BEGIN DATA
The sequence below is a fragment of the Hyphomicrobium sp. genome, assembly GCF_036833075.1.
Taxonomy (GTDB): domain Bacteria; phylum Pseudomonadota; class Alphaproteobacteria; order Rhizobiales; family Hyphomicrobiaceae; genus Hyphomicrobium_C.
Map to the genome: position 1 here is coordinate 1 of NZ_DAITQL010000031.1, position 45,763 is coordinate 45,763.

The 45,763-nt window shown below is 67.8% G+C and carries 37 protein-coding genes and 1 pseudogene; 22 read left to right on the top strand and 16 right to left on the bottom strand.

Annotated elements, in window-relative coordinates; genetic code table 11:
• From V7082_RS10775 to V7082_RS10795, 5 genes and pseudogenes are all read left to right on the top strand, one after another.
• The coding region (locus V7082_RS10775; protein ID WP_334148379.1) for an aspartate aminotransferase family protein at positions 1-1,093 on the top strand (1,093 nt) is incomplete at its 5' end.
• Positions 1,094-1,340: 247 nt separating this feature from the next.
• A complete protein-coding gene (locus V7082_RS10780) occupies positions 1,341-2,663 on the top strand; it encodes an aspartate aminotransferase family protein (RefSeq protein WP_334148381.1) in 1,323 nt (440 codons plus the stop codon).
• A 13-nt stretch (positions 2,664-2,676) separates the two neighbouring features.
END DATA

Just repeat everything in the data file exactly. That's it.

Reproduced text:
The sequence below is a fragment of the Hyphomicrobium sp. genome, assembly GCF_036833075.1.
Taxonomy (GTDB): domain Bacteria; phylum Pseudomonadota; class Alphaproteobacteria; order Rhizobiales; family Hyphomicrobiaceae; genus Hyphomicrobium_C.
Map to the genome: position 1 here is coordinate 1 of NZ_DAITQL010000031.1, position 45,763 is coordinate 45,763.

The 45,763-nt window shown below is 67.8% G+C and carries 37 protein-coding genes and 1 pseudogene; 22 read left to right on the top strand and 16 right to left on the bottom strand.

Annotated elements, in window-relative coordinates; genetic code table 11:
• From V7082_RS10775 to V7082_RS10795, 5 genes and pseudogenes are all read left to right on the top strand, one after another.
• The coding region (locus V7082_RS10775; protein ID WP_334148379.1) for an aspartate aminotransferase family protein at positions 1-1,093 on the top strand (1,093 nt) is incomplete at its 5' end.
• Positions 1,094-1,340: 247 nt separating this feature from the next.
• A complete protein-coding gene (locus V7082_RS10780) occupies positions 1,341-2,663 on the top strand; it encodes an aspartate aminotransferase family protein (RefSeq protein WP_334148381.1) in 1,323 nt (440 codons plus the stop codon).
• A 13-nt stretch (positions 2,664-2,676) separates the two neighbouring features.